Allergy & Immunology

Food Allergies


The Role of the Gut Microbiome in the Development of Food Allergies

clinical topic updates by Edwin Kim, MD, MS

The role of the gut microbiome in the development of food allergies is an area of continued research. Edwin Kim, MD, MS, provides insights into this relationship and how pre- and probiotics, along with other interventions, might help to prevent and manage food allergies.

Expert Commentary
“When it comes to the gut microbiome and food allergies, it seems like the best opportunity for success may be more on the side of prevention.”
— Edwin Kim, MD, MS

Gaining a better understanding of the role of the gut microbiome in food allergies is important, although how best to study that is still being teased out. We need to continue to improve our understanding of how best to interpret and analyze the truckloads of data that have come out in this field.


At this point, a lot of studies have suggested that there are certain classes of microbiota in the gut that may be more protective. And Clostridia is 1 genus that comes up very frequently as being seemingly protective against food allergies. The current thought is that having more of a certain combination of microbiota, or maybe a certain single class, may predispose the patient to the development of more of the regulatory part of the immune system, the regulatory T cells in particular. And this hopefully sets up an environment where the body is more likely to tolerate potential allergens, as opposed to having an allergic or inflammatory response to them.


With that in mind, there is a lot of interest in seeing if there is a way that we can set up a young child’s—or even an infant’s—gut microbiome to be in a more tolerogenic state so that they are more likely to tolerate potentially allergenic foods such as milk, eggs, or peanuts when they are first introduced, as opposed to becoming allergic. Possible interventions could include vaginal birth; prebiotics, probiotics, or both for infants and breastfeeding mothers; and, perhaps in the future, fecal microbiota transplantation.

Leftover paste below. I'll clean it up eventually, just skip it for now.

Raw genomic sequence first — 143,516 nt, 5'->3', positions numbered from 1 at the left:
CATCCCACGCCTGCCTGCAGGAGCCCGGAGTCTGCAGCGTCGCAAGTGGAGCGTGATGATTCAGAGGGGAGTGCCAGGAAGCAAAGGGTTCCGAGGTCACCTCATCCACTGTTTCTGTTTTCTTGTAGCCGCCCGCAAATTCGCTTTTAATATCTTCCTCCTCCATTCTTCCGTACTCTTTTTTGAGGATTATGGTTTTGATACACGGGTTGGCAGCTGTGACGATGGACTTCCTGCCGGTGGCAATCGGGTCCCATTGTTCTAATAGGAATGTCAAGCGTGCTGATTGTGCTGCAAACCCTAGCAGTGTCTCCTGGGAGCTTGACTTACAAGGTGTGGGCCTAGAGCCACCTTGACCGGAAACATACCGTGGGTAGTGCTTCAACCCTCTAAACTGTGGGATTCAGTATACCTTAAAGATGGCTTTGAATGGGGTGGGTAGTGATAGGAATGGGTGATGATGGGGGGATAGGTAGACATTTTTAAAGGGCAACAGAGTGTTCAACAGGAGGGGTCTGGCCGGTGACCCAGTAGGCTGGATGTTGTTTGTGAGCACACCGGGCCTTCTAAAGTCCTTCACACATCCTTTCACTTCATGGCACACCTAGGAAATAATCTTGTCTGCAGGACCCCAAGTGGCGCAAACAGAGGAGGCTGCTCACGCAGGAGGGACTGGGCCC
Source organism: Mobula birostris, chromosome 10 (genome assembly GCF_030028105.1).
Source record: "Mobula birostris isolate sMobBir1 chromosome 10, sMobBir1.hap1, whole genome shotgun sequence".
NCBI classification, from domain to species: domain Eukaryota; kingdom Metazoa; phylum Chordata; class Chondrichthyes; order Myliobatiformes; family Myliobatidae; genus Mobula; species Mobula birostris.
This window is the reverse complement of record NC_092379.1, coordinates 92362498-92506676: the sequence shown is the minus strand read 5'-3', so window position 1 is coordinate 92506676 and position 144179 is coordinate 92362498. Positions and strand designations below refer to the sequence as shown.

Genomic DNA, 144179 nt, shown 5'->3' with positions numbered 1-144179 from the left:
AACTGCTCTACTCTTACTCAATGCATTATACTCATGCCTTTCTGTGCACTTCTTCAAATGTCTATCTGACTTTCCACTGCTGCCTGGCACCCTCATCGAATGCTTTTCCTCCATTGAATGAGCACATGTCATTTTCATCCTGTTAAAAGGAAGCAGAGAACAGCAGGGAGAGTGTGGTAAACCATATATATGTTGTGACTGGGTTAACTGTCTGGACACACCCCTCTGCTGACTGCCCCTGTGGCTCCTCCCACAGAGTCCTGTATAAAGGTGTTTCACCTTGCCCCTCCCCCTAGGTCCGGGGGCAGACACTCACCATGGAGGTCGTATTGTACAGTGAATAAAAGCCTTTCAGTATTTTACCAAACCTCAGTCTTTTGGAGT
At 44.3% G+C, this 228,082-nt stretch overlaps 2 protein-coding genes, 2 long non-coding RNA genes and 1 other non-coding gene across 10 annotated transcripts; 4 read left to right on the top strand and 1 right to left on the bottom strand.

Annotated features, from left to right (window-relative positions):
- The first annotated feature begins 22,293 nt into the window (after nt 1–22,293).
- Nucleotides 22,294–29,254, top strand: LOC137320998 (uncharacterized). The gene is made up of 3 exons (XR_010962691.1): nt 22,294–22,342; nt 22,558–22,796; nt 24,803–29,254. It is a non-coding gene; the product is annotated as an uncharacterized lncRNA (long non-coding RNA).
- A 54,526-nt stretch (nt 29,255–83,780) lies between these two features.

When it comes to the gut microbiome and food allergies, it seems like the best opportunity for success may be more on the side of prevention. However, there have been some studies that have tried to look at changing the microbiome after someone has presented with a food allergy. For example, a study from Australia examined the idea of combining peanut oral immunotherapy (OIT) with a proprietary probiotic. A glass-half-full aspect of this study is that, although perhaps the overall efficacy was not very different, the safety of the probiotic and peanut OIT combination did seem better than that of peanut OIT alone. In particular, there seemed to be fewer gastrointestinal side effects than that reported in classic OIT studies, indicating that there still could be a role there on the therapeutic side. So, even if the efficacy does not ultimately get us to the full tolerance that we are looking for, if that is a way that we can reduce the number of side effects with OIT, there still may be a role for probiotics in the management of food allergies.


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Edwin Kim, MD, MS

    Associate Professor of Pediatrics and Medicine
    Chief, Division of Pediatric Allergy and Immunology
    Director, UNC Food Allergy Initiative
    Director, UNC Allergy and Immunology Fellowship Program
    University of North Carolina School of Medicine
    Chapel Hill, NC